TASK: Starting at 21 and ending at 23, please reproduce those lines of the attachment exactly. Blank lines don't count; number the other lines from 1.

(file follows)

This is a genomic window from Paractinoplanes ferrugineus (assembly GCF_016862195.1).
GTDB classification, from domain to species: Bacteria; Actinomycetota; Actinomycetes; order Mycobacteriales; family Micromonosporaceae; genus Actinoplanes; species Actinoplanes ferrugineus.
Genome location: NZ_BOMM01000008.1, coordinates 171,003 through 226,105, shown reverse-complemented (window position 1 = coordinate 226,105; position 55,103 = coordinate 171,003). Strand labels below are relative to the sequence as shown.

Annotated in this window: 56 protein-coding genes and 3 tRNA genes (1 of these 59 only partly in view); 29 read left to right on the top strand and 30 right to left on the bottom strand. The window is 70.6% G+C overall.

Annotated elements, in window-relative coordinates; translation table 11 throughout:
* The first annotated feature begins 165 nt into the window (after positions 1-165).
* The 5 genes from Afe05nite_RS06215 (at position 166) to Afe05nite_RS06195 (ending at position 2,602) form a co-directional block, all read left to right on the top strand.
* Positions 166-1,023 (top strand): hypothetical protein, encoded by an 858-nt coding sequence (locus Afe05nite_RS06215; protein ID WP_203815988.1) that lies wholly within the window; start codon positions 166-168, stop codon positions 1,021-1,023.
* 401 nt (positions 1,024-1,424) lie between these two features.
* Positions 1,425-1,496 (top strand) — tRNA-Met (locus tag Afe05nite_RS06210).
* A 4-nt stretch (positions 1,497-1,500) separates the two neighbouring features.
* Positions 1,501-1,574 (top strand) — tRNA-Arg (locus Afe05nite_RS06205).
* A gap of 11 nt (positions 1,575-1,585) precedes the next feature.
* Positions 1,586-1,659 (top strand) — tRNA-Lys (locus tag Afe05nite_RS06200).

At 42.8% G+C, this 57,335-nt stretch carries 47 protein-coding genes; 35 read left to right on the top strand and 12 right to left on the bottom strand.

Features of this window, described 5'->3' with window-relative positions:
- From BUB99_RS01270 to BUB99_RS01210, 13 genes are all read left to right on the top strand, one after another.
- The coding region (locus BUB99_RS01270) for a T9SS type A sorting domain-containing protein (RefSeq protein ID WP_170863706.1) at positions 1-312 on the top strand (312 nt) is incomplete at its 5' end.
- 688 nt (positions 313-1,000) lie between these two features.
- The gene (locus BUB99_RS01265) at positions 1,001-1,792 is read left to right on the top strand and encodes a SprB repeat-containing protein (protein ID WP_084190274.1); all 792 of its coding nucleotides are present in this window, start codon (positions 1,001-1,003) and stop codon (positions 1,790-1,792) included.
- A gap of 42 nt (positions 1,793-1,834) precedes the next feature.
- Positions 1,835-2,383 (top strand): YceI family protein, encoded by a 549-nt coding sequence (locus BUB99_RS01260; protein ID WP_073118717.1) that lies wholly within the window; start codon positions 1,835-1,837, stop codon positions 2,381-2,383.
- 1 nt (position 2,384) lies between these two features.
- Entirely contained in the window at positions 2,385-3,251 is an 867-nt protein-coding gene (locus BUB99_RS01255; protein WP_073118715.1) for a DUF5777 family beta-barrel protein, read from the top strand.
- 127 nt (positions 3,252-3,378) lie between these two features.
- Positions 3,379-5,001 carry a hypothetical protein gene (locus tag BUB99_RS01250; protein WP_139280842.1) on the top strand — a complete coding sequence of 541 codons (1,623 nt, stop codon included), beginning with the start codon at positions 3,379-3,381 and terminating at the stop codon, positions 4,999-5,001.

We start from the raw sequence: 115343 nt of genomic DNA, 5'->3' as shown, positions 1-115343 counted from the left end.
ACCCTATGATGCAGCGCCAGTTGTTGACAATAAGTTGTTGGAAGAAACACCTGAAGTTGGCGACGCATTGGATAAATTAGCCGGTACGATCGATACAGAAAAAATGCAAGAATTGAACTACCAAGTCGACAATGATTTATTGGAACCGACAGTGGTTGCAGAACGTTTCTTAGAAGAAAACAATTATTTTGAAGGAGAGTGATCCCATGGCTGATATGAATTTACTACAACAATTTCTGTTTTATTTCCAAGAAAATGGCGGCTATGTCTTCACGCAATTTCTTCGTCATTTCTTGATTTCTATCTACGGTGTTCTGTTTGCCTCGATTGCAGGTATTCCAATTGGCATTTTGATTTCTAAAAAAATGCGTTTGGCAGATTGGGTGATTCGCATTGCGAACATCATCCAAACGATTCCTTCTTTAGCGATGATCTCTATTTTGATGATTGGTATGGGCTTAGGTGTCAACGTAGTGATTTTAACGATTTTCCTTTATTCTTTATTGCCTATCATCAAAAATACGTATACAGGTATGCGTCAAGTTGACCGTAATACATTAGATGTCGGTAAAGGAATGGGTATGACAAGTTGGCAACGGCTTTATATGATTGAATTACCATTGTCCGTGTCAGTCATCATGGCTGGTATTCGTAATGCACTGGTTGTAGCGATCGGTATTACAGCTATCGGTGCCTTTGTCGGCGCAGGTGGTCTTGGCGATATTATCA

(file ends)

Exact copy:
- A gap of 42 nt (positions 1,793-1,834) precedes the next feature.
- Positions 1,835-2,383 (top strand): YceI family protein, encoded by a 549-nt coding sequence (locus BUB99_RS01260; protein ID WP_073118717.1) that lies wholly within the window; start codon positions 1,835-1,837, stop codon positions 2,381-2,383.
- 1 nt (position 2,384) lies between these two features.